Elul's Comin'

Elul's Comin' 

Rabbi Joe Blair

August 6th, 2013/30 Av 5773

Tonight, at 8:18 pm local time is sunset, which will mark the start of the first day of the month of Elul. Elul is the last month on the Jewish calendar, used to establish the cycle of holidays for the coming year, leading up to the month of Tishrei, the start of which is also known as Rosh Hashanah, which kicks off the Yamim Nora'im (ten days of awe).

Because of the nature of the holidays in the period of the Yamim Nora'im, especially Yom Kippur (the day of atonement), the month leading up to them is thought to be a time of introspection and self-examination. Elul thus takes on a sense of collective and personal internal focus. The questions we ask of our selves include: How did we do compared to how we could have done? Have we identified, acknowledged, and repented of the things we did that were not reflective of who we wish to be or become? Have we sincerely apologized, made every effort to repair damage we did, and done what we are able to seek to avoid repeating that mistake again? These are the steps of Teshuvah - repentance and return. 

We also are obliged to work at forgiving. When someone comes to us and sincerely apologizes, we have an obligation to work at forgiving them - which is not to say that we forget, or that we act as if nothing happened, but we seek to let the anger and the desire for justice or revenge go.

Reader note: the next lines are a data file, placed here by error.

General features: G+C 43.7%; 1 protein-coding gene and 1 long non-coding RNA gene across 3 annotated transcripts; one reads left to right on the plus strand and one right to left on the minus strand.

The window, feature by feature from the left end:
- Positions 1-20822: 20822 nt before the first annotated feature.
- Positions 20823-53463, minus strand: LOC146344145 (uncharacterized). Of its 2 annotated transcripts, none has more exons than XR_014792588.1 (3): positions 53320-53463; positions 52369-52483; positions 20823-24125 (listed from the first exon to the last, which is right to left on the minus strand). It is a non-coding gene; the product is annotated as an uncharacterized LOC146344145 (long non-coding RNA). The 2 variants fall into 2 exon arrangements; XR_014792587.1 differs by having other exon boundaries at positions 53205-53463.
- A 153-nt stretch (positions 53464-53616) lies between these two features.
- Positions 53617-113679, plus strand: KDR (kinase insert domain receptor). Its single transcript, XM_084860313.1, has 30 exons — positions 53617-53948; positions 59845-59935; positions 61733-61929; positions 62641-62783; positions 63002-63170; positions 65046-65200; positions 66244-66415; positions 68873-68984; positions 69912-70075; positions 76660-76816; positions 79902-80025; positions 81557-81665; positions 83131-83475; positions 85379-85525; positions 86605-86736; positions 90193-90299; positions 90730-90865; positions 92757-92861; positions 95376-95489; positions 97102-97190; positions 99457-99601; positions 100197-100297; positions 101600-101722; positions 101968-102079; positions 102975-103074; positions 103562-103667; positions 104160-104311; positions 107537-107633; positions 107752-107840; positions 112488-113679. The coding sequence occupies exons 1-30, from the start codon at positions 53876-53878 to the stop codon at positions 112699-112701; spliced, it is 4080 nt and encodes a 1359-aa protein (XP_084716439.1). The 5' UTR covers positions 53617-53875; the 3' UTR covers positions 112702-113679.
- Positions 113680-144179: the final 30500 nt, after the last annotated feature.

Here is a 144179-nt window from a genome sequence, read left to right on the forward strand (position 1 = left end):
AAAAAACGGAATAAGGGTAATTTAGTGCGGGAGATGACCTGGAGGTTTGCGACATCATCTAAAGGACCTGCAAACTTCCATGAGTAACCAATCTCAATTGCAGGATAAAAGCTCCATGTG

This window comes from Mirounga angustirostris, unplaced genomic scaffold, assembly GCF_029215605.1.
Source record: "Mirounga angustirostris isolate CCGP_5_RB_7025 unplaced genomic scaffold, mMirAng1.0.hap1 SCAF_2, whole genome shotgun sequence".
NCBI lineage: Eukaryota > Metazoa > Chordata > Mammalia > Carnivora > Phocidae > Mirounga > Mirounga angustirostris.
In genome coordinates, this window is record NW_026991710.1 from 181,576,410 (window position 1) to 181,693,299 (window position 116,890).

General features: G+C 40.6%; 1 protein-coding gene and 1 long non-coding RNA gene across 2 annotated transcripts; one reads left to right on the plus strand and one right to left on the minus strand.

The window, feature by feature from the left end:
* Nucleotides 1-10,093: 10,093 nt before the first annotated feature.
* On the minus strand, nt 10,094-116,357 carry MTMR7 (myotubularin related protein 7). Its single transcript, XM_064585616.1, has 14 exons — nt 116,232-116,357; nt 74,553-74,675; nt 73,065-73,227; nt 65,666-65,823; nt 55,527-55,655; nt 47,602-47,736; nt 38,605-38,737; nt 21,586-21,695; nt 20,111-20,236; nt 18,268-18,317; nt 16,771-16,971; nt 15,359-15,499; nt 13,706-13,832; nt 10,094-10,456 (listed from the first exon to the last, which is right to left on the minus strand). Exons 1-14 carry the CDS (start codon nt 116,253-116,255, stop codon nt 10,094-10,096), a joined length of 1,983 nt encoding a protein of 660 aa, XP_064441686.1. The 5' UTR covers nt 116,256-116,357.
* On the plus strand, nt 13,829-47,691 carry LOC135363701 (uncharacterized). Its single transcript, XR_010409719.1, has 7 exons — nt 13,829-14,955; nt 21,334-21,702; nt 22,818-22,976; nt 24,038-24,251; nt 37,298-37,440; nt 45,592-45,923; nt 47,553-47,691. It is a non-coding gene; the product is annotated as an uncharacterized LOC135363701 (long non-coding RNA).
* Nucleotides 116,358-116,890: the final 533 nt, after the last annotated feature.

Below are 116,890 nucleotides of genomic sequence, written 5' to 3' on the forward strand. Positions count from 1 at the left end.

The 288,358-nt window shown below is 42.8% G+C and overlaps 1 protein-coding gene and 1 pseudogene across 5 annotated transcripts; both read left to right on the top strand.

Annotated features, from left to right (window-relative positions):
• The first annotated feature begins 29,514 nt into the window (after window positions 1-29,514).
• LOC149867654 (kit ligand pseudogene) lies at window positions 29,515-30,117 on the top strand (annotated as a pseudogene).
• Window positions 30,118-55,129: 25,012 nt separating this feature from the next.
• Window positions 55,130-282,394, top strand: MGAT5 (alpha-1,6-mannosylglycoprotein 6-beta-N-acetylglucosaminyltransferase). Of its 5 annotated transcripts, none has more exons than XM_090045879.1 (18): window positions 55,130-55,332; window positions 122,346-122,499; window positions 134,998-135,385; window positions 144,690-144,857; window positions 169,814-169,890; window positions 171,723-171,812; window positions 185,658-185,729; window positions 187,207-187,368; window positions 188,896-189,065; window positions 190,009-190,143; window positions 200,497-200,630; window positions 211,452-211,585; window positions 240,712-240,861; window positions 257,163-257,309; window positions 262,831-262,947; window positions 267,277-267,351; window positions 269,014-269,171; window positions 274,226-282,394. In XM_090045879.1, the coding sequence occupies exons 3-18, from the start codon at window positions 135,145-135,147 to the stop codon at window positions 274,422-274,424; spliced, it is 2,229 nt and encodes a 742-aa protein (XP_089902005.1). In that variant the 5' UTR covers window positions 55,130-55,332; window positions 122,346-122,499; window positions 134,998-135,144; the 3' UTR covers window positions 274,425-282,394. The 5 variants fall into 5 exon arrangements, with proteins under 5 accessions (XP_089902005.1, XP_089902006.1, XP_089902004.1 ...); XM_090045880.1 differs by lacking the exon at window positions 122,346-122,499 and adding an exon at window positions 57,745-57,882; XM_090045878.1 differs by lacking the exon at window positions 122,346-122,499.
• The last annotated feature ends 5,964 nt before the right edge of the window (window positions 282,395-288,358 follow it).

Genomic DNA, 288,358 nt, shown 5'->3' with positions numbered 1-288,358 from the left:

I have said before that one of the hardest of all the difficult tasks in forgiving is forgiving our self. No one else is ever a harsher critic, no one else can know just how far we fell short of the mark, no one else is as aware of our own failings and shortcomings, or a harsher judge. So one of the goals of this time is to find a way to recognize our own humanity in all its imperfection, with all its flaws, and to find a way to accept our own sincere apologies and forgive what transpired so we can move forward and try again, seeking to do better.  

The sense of hope that we can gain from knowing that forgiveness is possible is part of the power of what happens on erev Yom Kippur when the Kol Nidrei is chanted. This ancient prayer that asks that all the vows and promises we could not fulfill be annulled and made as if we had never uttered them is part of the holiday rite, allowing us to clear the books and start with a clean slate before G-d.  

The music that this prayer is chanted to is deeply moving and powerful. It is almost indescribable how much it touches those who have heard it and felt the power of the words and the longing for a way to approach and return to G-d after errors, transgressions, failures, mistakes, sins, and unfulfilled promises and vows.  

To help in setting the mood, here is a version of the Kol Nidrei performed as an instrumental piece. I hope that it touches you, as it does me, and helps you in your own work at this season. The music begins at 1:47. 

 

Kol Nidrei - http://www.npr.org/player/v2/mediaPlayer.html?action=1&t=1&islist=false&id=4955739&m=4955759

 

 

 

Some Thoughts on Tu B' & the Calendar

Some Thoughts on Tu B'  & the Calendar

Rabbi Joe Blair

July 22, 2013/15 Av 5773

 

Shalom.